in memory of
CRAIG KEARNEY (1992 – 2017)
After a successful first night at Ivory Blacks for their 2017 Big Band Payday, the good times rolled on for New Hellfire Club as the festivities continued at The Hug & Pint for a more intimate second night.
Opening things up were Rose City Blues, a duo consisting of Petra at the helm of the mic (and occasionally, the harmonica), and Chris holstering the guitar.
On offer, they had some catchy blues tracks such as Talking To The Man, Kiss and Down On My Luck, plus a couple of affectionate, low-key jazz ballads, but the highlight had to be the highly solemn acoustic piece Eddie Slovak.
It was not flawless, given the odd miscue in parts, but nonetheless we were very impressed by their sound and style.
Everywhere went up next and turned out a very fine, packed set where they gave us a mix of tunes; some upbeat, others a little slower exhibiting a fair deal of emotion, with most featuring brisk solos, polished double bass lines and good drum beats.
They delivered the greatest cover of You Know You Make Me Wanna Shout ever – if you were in attendance, you will know exactly why – plus being a “Bowie tribute band in denial”, they presented their own version of Rock N’ Roll With Me.
A solid showing that had us more or less hooked the whole way.
We were more than familiar with Colin Bell, aka Fallen Arches, and his half hour on stage was a memorable one.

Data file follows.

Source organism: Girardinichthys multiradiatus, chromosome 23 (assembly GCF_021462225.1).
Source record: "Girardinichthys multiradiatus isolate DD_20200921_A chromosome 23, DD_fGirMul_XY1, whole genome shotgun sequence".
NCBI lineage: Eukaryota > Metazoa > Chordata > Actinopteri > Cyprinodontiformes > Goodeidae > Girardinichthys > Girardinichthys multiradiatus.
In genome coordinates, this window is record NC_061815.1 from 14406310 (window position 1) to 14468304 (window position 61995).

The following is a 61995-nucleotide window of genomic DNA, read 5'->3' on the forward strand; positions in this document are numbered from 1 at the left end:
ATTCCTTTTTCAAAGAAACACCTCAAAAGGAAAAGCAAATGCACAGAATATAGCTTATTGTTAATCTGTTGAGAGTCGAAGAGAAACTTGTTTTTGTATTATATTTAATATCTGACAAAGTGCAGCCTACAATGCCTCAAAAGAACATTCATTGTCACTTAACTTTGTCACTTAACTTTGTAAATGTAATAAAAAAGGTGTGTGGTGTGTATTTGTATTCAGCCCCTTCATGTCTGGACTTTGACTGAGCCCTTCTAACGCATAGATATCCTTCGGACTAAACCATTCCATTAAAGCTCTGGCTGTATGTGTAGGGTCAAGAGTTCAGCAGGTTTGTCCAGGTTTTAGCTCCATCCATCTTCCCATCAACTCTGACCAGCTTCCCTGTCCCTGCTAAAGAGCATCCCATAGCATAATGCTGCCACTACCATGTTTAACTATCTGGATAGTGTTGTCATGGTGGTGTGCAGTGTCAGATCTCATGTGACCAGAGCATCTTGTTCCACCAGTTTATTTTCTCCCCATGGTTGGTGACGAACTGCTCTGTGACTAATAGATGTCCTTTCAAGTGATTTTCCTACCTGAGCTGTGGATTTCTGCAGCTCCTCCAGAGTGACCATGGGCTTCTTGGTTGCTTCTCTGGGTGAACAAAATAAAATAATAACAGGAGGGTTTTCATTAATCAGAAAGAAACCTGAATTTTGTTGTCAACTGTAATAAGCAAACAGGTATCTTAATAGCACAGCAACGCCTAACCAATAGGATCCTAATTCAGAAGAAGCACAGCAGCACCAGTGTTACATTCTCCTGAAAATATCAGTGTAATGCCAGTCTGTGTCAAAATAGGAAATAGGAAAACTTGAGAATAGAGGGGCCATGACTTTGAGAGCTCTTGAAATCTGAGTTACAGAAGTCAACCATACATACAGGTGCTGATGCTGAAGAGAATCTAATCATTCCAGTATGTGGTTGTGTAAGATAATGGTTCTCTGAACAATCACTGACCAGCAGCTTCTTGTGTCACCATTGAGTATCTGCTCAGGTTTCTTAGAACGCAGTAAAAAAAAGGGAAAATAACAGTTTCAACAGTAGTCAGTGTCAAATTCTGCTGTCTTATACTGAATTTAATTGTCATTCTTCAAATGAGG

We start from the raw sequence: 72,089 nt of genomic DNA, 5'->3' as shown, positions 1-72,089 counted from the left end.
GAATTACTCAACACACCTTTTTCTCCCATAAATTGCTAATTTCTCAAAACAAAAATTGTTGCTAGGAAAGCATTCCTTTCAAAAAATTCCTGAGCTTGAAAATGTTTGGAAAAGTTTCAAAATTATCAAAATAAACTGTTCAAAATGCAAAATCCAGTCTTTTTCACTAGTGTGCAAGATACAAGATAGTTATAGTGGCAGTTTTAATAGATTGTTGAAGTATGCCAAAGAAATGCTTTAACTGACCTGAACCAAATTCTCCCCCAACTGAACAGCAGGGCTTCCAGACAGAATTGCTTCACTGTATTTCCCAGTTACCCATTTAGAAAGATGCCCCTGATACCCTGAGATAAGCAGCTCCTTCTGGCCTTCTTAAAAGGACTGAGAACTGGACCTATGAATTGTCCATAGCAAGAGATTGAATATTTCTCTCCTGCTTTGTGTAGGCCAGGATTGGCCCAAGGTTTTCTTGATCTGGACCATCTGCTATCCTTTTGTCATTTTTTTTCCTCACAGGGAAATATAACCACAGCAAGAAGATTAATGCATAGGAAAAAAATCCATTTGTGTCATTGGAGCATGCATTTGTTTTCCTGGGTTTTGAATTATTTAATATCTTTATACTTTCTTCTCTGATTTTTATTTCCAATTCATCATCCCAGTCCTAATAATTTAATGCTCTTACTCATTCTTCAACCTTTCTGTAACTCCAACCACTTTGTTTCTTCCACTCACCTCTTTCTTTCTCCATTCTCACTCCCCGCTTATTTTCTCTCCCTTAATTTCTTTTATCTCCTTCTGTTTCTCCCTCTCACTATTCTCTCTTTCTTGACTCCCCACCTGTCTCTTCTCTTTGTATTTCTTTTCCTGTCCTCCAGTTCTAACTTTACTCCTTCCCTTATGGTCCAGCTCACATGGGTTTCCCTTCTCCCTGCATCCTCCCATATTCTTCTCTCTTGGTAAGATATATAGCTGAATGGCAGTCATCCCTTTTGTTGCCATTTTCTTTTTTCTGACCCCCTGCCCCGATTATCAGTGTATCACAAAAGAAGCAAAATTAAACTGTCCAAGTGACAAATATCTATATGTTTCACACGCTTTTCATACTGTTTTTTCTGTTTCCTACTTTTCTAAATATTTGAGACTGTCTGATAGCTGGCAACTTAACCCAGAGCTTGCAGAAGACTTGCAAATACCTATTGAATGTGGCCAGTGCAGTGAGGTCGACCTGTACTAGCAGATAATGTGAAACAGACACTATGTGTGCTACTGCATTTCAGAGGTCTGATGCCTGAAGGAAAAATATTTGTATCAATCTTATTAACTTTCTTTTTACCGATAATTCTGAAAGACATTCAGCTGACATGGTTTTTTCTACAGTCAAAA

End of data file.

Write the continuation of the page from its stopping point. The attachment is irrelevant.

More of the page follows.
Private Show made for a turbulent start, with two attempts to get going and the latter involving Colin being cut off as the mic dropped in front of his face, much to all our amusement. In fact, there was plenty of back and forth banter between him and the crowd.
The harmonies were passionate and his strumming strong, with focal points including Lifeline, Foreign Noises and the title track of his upcoming album Pen To Paper. Seventeen was depicted by incredibly emotional writing, and Colin gave a nod in tribute to our friend who had recently passed away. As you would expect, our eyes were close to welling up in that moment.
It was a performance that had us both hollering with laughter and on the verge of crying, so plenty of credit to Colin for being able to accomplish that.
Howson were the final act of the evening, and the heaviest on the line-up by light years.
The trio fired out raucous songs driven by fierce vocals, rushing riffs and punchy drumming, whilst showcasing tonnes of energy not seen with the others on the bill. They even got to squeeze in their first ever encore.
While glaringly different from the rest of the performers who participated, it was a short but pretty satisfactory manner in which to cap off night two of the weekend.